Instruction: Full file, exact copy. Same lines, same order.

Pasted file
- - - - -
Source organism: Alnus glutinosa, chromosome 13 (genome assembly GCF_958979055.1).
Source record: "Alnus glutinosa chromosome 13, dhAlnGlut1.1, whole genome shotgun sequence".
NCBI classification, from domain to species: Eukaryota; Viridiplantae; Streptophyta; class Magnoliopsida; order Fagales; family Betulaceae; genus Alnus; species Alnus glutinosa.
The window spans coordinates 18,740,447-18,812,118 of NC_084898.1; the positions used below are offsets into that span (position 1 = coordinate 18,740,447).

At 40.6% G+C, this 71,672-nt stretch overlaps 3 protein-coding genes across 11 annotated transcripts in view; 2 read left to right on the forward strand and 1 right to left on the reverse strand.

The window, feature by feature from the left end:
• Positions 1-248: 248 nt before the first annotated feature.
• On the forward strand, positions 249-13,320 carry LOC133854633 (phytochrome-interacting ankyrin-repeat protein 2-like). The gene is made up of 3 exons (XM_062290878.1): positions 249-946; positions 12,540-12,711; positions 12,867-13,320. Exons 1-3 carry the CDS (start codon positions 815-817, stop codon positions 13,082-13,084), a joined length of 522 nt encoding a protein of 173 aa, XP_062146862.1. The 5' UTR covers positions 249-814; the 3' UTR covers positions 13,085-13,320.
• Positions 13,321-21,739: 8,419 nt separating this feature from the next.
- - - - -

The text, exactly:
Source organism: Alnus glutinosa, chromosome 13 (genome assembly GCF_958979055.1).
Source record: "Alnus glutinosa chromosome 13, dhAlnGlut1.1, whole genome shotgun sequence".
NCBI classification, from domain to species: Eukaryota; Viridiplantae; Streptophyta; class Magnoliopsida; order Fagales; family Betulaceae; genus Alnus; species Alnus glutinosa.
The window spans coordinates 18,740,447-18,812,118 of NC_084898.1; the positions used below are offsets into that span (position 1 = coordinate 18,740,447).

At 40.6% G+C, this 71,672-nt stretch overlaps 3 protein-coding genes across 11 annotated transcripts in view; 2 read left to right on the forward strand and 1 right to left on the reverse strand.

The window, feature by feature from the left end:
• Positions 1-248: 248 nt before the first annotated feature.
• On the forward strand, positions 249-13,320 carry LOC133854633 (phytochrome-interacting ankyrin-repeat protein 2-like). The gene is made up of 3 exons (XM_062290878.1): positions 249-946; positions 12,540-12,711; positions 12,867-13,320. Exons 1-3 carry the CDS (start codon positions 815-817, stop codon positions 13,082-13,084), a joined length of 522 nt encoding a protein of 173 aa, XP_062146862.1. The 5' UTR covers positions 249-814; the 3' UTR covers positions 13,085-13,320.
• Positions 13,321-21,739: 8,419 nt separating this feature from the next.